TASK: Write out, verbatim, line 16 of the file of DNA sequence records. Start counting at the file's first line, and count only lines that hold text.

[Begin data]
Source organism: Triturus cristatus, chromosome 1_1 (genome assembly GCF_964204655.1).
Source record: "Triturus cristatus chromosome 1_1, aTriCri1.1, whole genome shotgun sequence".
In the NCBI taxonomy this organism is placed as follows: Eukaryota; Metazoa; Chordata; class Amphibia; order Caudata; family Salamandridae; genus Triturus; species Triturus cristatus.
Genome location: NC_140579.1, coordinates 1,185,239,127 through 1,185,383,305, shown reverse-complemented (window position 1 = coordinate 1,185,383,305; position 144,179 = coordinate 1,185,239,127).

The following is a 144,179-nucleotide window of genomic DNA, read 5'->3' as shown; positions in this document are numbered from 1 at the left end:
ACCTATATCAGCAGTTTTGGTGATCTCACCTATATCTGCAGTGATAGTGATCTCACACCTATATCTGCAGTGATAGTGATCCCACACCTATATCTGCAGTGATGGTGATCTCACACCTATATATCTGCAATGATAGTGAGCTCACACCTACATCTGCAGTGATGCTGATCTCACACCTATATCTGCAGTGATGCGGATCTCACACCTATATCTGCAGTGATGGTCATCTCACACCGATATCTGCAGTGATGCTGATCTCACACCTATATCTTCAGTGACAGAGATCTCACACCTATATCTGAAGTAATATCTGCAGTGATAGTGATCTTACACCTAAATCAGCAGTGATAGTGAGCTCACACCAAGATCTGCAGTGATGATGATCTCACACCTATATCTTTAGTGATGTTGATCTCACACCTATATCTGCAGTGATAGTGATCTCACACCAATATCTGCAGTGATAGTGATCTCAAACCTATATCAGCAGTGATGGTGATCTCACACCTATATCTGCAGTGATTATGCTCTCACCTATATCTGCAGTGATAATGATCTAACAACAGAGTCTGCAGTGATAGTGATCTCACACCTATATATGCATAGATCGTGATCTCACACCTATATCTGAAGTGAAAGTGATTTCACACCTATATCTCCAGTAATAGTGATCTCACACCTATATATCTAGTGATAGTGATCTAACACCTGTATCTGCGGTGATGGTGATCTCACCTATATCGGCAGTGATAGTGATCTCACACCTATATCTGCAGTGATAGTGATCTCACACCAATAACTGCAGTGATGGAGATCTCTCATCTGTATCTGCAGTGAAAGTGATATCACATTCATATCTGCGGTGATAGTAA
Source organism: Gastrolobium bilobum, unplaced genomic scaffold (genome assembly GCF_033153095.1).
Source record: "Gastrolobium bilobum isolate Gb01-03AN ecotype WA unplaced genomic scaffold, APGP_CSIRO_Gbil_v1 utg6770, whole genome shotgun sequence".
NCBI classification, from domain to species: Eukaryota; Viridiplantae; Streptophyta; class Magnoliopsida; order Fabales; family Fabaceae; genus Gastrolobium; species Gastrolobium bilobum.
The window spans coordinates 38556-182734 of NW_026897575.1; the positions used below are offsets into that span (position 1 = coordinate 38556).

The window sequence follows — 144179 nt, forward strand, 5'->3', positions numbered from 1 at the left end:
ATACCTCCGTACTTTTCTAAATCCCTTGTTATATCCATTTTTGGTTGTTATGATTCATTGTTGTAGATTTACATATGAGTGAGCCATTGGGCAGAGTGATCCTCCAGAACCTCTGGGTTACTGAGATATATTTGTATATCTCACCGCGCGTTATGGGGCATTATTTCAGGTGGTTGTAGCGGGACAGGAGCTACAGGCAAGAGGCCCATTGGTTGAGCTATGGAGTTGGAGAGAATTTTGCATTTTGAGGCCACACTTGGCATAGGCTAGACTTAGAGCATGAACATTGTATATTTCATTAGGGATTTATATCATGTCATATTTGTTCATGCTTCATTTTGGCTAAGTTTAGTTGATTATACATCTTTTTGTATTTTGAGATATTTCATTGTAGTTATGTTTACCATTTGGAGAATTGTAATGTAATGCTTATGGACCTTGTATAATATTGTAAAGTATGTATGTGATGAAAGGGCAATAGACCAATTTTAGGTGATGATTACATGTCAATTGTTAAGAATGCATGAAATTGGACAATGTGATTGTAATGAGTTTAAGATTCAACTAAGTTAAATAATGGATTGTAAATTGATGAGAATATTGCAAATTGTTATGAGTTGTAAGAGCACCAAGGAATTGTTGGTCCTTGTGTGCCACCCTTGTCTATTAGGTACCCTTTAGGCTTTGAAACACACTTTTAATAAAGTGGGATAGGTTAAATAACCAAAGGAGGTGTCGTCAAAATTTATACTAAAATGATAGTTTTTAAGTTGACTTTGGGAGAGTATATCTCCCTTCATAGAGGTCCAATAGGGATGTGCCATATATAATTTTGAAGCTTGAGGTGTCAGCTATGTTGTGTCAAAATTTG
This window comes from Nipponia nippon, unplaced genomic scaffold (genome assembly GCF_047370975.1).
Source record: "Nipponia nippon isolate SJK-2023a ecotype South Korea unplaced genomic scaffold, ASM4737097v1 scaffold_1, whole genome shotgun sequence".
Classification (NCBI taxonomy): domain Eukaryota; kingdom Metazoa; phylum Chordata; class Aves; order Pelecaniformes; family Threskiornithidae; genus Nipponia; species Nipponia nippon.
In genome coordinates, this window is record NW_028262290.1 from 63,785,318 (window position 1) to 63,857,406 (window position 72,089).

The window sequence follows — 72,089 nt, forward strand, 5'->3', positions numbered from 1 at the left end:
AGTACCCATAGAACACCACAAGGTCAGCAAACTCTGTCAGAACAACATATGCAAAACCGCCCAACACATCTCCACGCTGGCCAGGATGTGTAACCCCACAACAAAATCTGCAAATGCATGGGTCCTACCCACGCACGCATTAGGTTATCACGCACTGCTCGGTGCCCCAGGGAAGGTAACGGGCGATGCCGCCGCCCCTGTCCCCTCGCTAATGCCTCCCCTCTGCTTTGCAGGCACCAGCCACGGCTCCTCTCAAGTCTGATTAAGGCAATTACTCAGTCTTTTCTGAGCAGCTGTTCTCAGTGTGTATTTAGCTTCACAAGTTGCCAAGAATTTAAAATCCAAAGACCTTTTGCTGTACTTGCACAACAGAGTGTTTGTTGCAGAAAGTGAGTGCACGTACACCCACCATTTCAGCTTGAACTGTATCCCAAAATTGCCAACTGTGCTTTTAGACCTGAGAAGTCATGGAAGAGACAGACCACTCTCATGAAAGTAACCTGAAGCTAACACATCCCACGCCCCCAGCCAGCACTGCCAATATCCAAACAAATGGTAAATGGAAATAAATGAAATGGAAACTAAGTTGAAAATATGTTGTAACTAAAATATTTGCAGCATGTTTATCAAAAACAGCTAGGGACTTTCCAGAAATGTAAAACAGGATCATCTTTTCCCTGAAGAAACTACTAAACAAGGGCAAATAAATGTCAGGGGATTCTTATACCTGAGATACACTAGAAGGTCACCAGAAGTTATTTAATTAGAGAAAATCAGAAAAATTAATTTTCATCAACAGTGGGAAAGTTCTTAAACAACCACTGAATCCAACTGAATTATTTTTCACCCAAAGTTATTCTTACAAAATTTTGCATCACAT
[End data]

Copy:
In genome coordinates, this window is record NW_028262290.1 from 63,785,318 (window position 1) to 63,857,406 (window position 72,089).